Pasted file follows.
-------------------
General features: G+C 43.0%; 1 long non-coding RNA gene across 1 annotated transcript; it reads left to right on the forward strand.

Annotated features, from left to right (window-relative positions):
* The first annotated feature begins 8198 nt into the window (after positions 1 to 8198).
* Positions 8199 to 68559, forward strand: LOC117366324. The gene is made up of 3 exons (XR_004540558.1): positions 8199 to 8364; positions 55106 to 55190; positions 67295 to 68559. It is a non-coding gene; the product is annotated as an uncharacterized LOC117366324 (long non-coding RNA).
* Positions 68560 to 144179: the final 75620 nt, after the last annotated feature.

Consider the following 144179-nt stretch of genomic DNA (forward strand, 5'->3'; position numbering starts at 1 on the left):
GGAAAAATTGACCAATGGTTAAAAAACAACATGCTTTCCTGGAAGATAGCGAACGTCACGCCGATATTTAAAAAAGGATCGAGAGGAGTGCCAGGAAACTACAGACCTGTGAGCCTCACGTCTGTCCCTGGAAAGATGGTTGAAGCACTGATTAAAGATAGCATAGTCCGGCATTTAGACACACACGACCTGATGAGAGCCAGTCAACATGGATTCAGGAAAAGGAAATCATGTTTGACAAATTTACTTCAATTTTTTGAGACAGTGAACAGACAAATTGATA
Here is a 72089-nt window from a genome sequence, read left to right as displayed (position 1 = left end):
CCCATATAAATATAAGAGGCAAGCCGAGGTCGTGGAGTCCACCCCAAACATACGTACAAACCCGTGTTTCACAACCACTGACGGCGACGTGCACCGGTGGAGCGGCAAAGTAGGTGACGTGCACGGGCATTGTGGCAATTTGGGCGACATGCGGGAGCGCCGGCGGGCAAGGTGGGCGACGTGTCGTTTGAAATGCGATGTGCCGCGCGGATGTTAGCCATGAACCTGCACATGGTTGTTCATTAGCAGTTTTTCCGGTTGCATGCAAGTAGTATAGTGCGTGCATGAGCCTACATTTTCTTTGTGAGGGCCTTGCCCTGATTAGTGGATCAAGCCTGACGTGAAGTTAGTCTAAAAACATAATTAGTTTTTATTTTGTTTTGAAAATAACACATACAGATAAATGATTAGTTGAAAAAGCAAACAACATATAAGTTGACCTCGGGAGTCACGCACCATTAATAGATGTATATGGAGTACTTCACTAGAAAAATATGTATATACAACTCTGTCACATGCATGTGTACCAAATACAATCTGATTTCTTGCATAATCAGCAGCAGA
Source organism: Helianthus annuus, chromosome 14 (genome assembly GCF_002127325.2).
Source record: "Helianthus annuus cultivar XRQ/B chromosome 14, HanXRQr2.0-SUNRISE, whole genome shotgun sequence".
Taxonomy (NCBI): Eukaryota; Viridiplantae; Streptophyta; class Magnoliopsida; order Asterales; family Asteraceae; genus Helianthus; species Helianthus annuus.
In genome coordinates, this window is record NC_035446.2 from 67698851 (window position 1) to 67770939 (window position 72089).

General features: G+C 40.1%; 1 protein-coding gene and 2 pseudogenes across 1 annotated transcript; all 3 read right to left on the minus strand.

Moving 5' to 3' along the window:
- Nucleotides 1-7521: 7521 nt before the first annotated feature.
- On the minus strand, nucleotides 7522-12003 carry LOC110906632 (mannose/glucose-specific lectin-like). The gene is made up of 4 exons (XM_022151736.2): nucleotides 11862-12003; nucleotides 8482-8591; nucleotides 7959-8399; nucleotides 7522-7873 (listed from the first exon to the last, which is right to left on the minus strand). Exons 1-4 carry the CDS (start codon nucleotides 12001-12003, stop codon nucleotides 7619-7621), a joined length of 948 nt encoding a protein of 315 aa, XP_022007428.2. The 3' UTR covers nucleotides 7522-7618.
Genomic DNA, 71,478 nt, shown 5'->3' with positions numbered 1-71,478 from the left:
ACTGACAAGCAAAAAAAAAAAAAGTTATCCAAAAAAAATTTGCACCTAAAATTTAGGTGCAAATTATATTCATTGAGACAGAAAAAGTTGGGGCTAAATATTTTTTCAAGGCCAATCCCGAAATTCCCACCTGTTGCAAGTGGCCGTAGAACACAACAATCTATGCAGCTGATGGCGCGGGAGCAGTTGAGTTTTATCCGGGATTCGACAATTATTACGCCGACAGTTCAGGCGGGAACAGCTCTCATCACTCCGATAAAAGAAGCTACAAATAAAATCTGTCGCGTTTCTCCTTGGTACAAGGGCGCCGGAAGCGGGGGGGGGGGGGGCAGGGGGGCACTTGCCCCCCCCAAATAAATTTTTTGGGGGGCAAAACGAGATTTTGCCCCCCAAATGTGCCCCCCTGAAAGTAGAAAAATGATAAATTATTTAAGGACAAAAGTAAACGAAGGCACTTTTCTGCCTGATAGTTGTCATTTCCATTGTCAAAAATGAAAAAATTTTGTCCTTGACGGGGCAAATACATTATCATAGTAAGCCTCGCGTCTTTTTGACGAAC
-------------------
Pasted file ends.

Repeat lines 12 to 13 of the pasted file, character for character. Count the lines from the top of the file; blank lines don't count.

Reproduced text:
Taxonomy (NCBI): Eukaryota; Viridiplantae; Streptophyta; class Magnoliopsida; order Asterales; family Asteraceae; genus Helianthus; species Helianthus annuus.
In genome coordinates, this window is record NC_035446.2 from 67698851 (window position 1) to 67770939 (window position 72089).